“As a result, we have been able to provide better and significantly improved services to our customers.”
The best speed was one of the main reasons why Banglalink managed to win the Ookla Speedtest award, which represents real-world network performance as well as internet speeds and coverage provided to customers, four times in a row.
Sureka believes that high spectrum prices, higher tax rates and lower penetration of 4G handsets are the main obstacles facing the industry today.
“The lack of a level playing field in the market is another concern.”
In addition, regulatory support to achieve efficiency through sharing of facilities and services such as tower/in-building solutions, radio access network and spectrum is also needed, he said.
A number of operator executives claim that despite the sharp decline in data prices, they have continued to invest heavily in improving network quality, but it is difficult to justify major new investments, as most of their revenue go to the public treasury. .
Mustafa Jabbar, telecommunications minister, said the government has undertaken plans to modernize and expand Teletalk’s network.
He said that compared to private operators, the investment in Teletalk is meager.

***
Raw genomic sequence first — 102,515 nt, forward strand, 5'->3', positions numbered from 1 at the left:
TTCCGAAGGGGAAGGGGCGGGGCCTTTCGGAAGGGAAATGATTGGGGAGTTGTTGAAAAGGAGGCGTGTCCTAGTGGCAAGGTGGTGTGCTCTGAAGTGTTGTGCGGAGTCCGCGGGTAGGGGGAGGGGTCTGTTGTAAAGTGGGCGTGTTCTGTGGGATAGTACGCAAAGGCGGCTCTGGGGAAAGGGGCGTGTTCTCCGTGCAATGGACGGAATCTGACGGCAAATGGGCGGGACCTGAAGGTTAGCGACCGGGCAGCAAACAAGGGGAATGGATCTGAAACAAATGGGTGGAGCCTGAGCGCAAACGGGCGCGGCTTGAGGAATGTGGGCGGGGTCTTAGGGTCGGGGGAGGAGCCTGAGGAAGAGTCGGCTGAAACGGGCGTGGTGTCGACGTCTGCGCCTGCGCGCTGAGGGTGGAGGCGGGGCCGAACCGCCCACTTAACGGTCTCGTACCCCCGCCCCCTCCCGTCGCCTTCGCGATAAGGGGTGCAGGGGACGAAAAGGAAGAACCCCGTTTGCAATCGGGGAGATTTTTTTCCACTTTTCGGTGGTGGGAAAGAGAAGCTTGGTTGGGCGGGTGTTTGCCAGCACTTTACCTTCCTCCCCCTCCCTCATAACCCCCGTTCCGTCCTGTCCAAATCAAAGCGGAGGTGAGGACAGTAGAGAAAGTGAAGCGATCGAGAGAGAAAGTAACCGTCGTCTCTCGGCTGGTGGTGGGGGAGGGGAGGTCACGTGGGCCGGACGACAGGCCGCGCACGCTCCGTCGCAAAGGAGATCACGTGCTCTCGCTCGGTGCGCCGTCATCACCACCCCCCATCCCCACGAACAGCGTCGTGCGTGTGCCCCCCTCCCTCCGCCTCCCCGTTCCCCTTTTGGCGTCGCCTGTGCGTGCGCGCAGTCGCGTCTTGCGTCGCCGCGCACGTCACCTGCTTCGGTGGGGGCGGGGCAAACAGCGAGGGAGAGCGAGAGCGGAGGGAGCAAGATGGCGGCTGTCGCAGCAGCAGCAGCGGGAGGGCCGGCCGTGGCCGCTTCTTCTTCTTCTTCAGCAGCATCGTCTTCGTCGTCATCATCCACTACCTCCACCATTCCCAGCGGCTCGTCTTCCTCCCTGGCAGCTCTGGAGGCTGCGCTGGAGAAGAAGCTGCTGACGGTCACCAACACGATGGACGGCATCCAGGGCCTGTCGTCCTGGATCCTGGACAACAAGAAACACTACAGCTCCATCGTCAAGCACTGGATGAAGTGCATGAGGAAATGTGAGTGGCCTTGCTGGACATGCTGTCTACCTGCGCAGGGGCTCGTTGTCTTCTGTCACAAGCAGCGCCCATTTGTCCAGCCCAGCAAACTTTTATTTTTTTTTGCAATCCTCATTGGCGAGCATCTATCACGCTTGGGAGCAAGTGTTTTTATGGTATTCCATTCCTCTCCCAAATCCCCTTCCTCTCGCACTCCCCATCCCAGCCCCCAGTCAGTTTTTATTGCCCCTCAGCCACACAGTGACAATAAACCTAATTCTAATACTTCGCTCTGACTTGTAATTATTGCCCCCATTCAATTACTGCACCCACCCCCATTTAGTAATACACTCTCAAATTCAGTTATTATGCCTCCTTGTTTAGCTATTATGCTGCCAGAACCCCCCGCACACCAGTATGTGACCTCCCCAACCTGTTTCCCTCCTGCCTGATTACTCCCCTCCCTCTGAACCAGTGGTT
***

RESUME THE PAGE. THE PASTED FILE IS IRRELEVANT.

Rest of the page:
According to the 2021 Digital Quality of Life Index, released by world-renowned VPN service company Surfshark, Bangladesh has one of the worst mobile internet speeds, with the country ranking 103rd out of 110 nations.
Ghulam Rahman, chairman of the Consumers Association of Bangladesh, said the report of the test drive proved customers were being deprived of the service they were paying for.
“The regulator should take action to ensure that customers are compensated for poor quality services. If no compensation is awarded, BTRC should fine the operator.”
Subrata Roy Maitra, vice president of BTRC, said the result was sent to operators with instructions to fix the issues and submit a compliance report.
“Legal action will be taken in accordance with the regulations if the operators do not submit the report,” he added.